Locations, complications and Planet of the Dead (2009)

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Two of three regenerations ago, I worked as a location scout for film and TV productions. It was an interesting job, which involved a lot of driving to unusual places, clambering over fences, peering at maps, negotiating with security guards and taking lots and lots of photos.

Sometimes you were looking for windswept clifftops, tropical beaches and rainforest groves, but often it was more mundane fare – a particularly bendy piece of road for a car ad, an empty factory for a fashion shoot or a suburban house with a driveway and a tree in the front yard, but no fence and a view of the… well, you get the idea.

Even if you found the right looking location, there were other practical concerns to keep in mind. How would the production trucks get here? Where would they park? Was it quiet enough to shoot? Were there neighbours who might get annoyed? Does it get dark early here? Where’s the nearest pub (very important)? Many’s the location which is just right, except it’s right next to a highway (noise) or gets busy at 8:30am and 3pm because it’s near a school (crowds) or the person who owns it’s a jerk (permission). And so it goes.

But when you find the right location, with the right combination of factors, and the producer and the director and the DOP all like it… Hooray. Like solving a jigsaw puzzle. If it’s a really good location, you’ll hear a familiar phrase at the first onsite recce for all the heads of department, as they look around the place. “It could be anywhere,” they’ll say, which means the location’s versatile enough to work for all manner of shoots. Which is deeply ironic considering that as a location scout, you started off with a list of highly specific requirements; the very opposite of “anywhere”.

What all this means is I have an eye for locations. (Poor Mrs Spandrell. How many TV viewings interrupted by me wondering out loud, “where’d they shoot that then? oh, that’s at the old Whatsit place at Thingotown. That’s where we shot…”) So I notice the difference they make to a production.

Planet of the Dead has some brilliant locations, most notably the beautiful desert plains of Dubai, UAE. That first crane shot, after the bus arrives on sunny San Helios, that starts down low and then soars upwards so we can see the vast expanse of sand dunes all around – that orange sand and that deep blue sky – is stunning and heroic. The message is clear: we’re not in Cardiff any more.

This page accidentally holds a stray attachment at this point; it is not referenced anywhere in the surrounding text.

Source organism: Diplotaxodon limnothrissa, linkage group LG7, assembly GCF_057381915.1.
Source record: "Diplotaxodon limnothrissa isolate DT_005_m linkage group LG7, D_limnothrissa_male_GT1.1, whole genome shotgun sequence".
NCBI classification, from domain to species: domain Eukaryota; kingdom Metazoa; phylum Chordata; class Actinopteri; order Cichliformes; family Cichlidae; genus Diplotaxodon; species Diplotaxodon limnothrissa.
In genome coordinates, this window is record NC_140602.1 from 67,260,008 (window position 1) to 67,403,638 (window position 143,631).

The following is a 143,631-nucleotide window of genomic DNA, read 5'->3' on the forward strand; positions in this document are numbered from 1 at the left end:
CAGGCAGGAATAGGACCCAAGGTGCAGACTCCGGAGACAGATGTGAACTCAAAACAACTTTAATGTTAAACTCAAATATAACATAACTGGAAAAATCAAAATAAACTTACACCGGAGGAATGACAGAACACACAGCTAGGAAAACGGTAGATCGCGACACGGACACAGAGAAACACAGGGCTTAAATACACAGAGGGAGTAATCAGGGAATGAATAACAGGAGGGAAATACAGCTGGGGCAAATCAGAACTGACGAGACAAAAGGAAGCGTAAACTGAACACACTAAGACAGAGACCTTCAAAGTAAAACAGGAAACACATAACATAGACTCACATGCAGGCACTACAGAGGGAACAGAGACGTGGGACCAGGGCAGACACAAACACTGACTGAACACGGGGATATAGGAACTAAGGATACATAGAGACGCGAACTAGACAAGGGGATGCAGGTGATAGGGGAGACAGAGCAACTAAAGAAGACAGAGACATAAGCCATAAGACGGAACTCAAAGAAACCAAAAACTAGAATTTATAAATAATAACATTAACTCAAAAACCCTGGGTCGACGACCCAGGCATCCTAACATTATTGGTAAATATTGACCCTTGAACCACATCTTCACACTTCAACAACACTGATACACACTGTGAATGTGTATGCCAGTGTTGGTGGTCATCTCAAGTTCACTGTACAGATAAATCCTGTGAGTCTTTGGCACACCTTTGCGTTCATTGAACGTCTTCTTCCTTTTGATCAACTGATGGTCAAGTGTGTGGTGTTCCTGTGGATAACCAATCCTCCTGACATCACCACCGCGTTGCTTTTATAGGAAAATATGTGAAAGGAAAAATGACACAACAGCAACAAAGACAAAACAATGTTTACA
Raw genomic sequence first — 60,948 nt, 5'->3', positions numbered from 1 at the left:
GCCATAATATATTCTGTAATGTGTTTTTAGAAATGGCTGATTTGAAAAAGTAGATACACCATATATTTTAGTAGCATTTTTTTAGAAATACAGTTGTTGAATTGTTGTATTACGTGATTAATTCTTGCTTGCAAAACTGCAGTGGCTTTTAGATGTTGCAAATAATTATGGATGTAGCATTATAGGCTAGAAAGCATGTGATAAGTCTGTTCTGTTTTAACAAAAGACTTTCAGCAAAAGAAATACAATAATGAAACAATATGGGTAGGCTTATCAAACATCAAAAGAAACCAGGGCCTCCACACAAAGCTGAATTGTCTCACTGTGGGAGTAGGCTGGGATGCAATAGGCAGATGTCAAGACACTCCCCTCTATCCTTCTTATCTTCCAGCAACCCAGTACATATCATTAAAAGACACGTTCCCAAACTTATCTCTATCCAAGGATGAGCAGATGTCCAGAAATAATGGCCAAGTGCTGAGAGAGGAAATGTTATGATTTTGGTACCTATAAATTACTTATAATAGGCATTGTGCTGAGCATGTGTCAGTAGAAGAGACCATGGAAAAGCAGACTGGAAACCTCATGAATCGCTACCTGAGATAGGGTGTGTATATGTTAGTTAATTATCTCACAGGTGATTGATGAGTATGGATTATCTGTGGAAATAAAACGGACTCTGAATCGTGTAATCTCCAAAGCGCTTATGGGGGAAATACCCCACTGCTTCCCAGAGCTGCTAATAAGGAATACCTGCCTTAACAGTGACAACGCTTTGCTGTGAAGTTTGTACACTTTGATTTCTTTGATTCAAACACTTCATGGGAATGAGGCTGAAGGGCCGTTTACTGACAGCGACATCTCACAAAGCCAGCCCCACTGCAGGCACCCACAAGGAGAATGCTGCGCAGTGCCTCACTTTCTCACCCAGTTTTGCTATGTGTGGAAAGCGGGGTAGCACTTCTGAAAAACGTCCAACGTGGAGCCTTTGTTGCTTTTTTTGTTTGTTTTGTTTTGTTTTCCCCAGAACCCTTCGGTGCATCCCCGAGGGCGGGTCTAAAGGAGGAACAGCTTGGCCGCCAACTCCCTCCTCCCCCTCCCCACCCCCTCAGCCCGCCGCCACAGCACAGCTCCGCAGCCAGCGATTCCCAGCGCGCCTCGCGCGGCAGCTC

Not being in Cardiff was important in 2009, and has got increasingly important since. Doctor Who‘s now been in production in Wales for over a decade, over 100 episodes made, lord know how many locations… You just couldn’t find them all within 2 hours’ drive of Cardiff. A beautiful and varied place it no doubt is, but you couldn’t find them all 2 hours’ drive from anywhere.

That’s why we keep seeing the same locations redressed. How many places has the Temple of Peace and Health been? What about those big wide passageways in Millennium Stadium? Caerphilly Castle must feel like a (cold uncomfortable) second home to the Doctor Who crew. And overuse of locations can make a show look a bit tired.

(That’s why I always sigh a little when I come across criticism of the Old Who’s occasional cut price international location shoots. The Two Doctors gets picked on in particular, for heading to Spain although there was no particular reason why the story had to be set there. Sure, so don’t bother going to Spain, and set it in some big old country manor house again, just like so many other Doctor Who stories. Frankly, yawn. The Two Doctors mightn’t have needed new, exciting locations but Doctor Who certainly did.)